For improv artists performing in front of an audience, their every word and move is open to scrutiny. But despite the public nature of their art, the innards of improv subculture are largely hidden. Until now.
On one end of the spectrum of improv actors is Mike Lane, a senior international relations and history major and director of Birdstrike Theatre. The acting troupe has grown every year since its inception in 2005, though Lane has grander plans that may cause friction with anti-establishmentarian fans.
“Ten years down the road, I hope Birdstrike becomes a Davis institution,” Lane said. “I hope it continues and every year we continue a tradition of top notch long-form improv and sketch comedy.“
To help establish Birdstrike’s reign over comedy in Davis, they began a guerilla improv campaign this quarter. Their most recent was a faux-breakdance session outside the Memorial Union, which was met with amusement and some confusion.
“Lately, we’ve been filming for one of our videos and we’re trying to include everyone on campus,” he said. “We have a hardcore rap in the middle.“
Without a rival improv group on campus, Birdstrike frequents the Sacramento Comedy Spot to battle other troupes. The lack of rivalries on campus has forced Lane to challenge Birdstrike rejects to channel their anger and disappointment toward forming another comedy group.
“I wish there were more rivalries or other groups in general,” Lane said.
Most dedicated improv actors like Lane have made the pilgrimage to Chicago. Lane and five others in Birdstrike plan to move there to start improvising on a professional level.
“That’s the comedy mecca,” Lane said. “That’s where all the big names have gone through, through institutions like Second City and Improv Olympics.“
Not all improvisational artists seem as driven as Lane, and one need not look further than Birdstrike improv coach and senior history and English major Micah Chavin.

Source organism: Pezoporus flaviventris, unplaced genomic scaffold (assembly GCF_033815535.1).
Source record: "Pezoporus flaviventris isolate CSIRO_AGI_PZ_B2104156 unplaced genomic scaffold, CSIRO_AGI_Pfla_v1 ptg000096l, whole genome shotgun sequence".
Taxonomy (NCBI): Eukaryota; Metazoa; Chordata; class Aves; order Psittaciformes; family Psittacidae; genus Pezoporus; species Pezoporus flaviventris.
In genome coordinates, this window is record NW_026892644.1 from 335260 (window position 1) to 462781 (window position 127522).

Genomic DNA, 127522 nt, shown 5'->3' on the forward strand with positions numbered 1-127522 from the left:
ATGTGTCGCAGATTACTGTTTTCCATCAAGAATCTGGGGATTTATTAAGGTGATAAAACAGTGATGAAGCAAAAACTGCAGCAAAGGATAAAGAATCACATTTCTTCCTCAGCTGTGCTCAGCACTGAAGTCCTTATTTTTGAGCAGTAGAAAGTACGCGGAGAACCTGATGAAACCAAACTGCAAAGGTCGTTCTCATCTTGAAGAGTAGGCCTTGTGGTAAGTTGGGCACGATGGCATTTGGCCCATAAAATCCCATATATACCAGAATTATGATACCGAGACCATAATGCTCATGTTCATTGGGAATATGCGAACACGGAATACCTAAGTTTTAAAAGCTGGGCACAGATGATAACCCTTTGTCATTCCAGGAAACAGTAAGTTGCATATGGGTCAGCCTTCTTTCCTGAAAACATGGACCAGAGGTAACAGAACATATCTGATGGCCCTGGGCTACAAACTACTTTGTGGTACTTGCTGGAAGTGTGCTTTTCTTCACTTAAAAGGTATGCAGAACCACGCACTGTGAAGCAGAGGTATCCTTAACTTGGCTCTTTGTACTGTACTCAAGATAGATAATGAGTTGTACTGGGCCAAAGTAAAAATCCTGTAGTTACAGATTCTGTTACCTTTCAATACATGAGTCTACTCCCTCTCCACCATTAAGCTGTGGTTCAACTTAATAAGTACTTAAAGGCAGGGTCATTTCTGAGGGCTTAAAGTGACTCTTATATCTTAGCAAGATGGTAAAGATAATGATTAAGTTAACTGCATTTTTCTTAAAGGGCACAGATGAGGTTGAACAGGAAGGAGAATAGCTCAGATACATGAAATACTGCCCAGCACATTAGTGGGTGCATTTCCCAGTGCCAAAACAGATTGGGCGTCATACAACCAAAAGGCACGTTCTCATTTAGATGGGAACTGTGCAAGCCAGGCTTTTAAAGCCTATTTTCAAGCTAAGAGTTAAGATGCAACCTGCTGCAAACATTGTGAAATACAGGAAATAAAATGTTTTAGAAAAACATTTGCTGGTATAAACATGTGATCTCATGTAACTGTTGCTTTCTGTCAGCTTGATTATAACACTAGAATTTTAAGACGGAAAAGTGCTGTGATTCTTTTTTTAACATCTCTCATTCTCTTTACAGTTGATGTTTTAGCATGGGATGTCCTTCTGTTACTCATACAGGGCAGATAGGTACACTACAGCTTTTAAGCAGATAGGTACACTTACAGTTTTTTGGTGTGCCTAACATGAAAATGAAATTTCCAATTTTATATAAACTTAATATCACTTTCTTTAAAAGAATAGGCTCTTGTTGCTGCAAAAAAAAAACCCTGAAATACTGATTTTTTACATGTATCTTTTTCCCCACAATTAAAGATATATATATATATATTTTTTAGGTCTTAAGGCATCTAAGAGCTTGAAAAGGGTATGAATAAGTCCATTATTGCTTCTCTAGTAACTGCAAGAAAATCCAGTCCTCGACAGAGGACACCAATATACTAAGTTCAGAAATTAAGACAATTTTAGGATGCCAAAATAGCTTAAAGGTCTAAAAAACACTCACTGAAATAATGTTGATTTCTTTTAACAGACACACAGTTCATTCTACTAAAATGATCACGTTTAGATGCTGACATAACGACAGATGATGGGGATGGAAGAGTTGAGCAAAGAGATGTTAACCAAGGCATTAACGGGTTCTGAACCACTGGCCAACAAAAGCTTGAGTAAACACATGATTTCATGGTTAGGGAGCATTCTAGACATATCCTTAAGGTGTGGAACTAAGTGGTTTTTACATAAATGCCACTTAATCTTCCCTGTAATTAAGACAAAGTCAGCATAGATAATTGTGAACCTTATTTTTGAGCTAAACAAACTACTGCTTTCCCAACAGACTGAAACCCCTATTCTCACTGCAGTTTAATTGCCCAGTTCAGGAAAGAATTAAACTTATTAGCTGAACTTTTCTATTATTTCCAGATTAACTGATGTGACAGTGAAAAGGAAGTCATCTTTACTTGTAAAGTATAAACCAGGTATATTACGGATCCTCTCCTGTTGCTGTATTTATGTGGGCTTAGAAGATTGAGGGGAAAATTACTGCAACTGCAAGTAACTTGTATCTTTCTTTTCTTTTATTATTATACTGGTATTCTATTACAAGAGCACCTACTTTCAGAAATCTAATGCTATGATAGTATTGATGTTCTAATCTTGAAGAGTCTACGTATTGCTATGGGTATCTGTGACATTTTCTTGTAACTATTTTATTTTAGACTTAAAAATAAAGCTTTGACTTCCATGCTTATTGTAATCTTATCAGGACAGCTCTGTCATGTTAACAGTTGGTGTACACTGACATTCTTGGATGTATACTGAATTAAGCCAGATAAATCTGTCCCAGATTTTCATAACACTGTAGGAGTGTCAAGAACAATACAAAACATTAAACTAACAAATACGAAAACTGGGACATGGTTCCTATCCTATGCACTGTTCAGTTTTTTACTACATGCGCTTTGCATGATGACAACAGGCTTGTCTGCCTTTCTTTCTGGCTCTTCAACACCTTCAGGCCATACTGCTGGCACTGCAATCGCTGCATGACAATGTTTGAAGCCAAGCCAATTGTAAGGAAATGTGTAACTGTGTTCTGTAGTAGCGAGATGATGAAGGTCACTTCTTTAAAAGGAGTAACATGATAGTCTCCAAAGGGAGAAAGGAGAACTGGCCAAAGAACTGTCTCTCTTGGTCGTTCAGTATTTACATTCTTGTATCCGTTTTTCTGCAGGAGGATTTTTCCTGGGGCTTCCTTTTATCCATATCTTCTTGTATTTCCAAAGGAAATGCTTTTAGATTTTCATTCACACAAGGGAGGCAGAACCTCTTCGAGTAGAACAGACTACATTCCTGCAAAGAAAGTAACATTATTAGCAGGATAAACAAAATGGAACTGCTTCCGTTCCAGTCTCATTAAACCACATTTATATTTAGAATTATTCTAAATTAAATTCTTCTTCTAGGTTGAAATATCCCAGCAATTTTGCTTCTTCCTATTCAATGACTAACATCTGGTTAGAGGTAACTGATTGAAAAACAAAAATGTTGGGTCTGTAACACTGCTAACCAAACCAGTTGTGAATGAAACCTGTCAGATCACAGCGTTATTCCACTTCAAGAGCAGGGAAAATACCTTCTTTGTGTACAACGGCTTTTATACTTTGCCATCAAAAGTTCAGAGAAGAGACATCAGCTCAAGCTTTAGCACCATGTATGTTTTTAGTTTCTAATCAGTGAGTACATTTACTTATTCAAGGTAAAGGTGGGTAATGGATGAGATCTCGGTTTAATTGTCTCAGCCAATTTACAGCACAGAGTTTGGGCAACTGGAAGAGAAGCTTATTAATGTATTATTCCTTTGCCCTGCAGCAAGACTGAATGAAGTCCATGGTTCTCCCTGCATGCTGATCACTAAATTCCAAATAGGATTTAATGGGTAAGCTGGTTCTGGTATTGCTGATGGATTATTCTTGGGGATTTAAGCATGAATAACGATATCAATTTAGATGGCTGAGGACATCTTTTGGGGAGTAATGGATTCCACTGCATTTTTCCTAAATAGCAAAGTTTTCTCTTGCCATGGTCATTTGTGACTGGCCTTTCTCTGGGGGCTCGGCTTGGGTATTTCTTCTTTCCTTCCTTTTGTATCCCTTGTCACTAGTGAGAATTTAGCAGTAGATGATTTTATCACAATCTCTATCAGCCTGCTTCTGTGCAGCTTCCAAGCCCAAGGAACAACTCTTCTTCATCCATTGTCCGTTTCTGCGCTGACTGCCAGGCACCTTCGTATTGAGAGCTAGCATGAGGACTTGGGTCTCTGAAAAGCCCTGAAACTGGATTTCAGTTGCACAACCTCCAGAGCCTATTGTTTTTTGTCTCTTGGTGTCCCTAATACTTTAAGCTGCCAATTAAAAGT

“[Lane] does it most of the time,” Chavin said, referring to improv exercises. “I just run warm-ups and have exercises to help teach some tools for improv.“
Chavin helped organize a class on improv taught through the Davis People’s Free School. While there were some organizational problems and the complaint that the class was “hidden in the Domes,” a small group of interested locals came by.
“I was fine with five or six,” Chavin said. “It’s usually better to do small groups so more people have a chance to play.“
Some students enjoy improv recreationally but aren’t quite as excited as Lane or as serious as Chavin. Instead, they fall into the category of excited newbs that just want to have fun. The newly formed UC Davis IM Improv was created for such students who want to live out their own “Who’s Line is it Anyway?” without the pressures of performing in front of people.
“It’s just for our own entertainment,” said co-founder Alissa Kolom, a junior political science major. “Instead of going home and watching ‘House,‘ you get to see people who you don’t know very well perform.“
IM Improv group co-founder Alison Depsky, a junior biological sciences major, overcame past trauma to jump into improv, something she said she has “always thought looked fun.“
“I was in a Mouseketeers musical when I was five,” she said. “But I hated it.“
Now, Depsky hopes to spread the laughter with others in the IM Improv group, which has about 30 Facebook group members. In fact, Depsky said she finds humor all over everyday life in Davis.
“[The funniest thing about Davis is] wondering how many people have had moral quandaries on whether they should intervene upon witnessing duck rape,” she said.
CHRIS RUE can be reached at email@example.com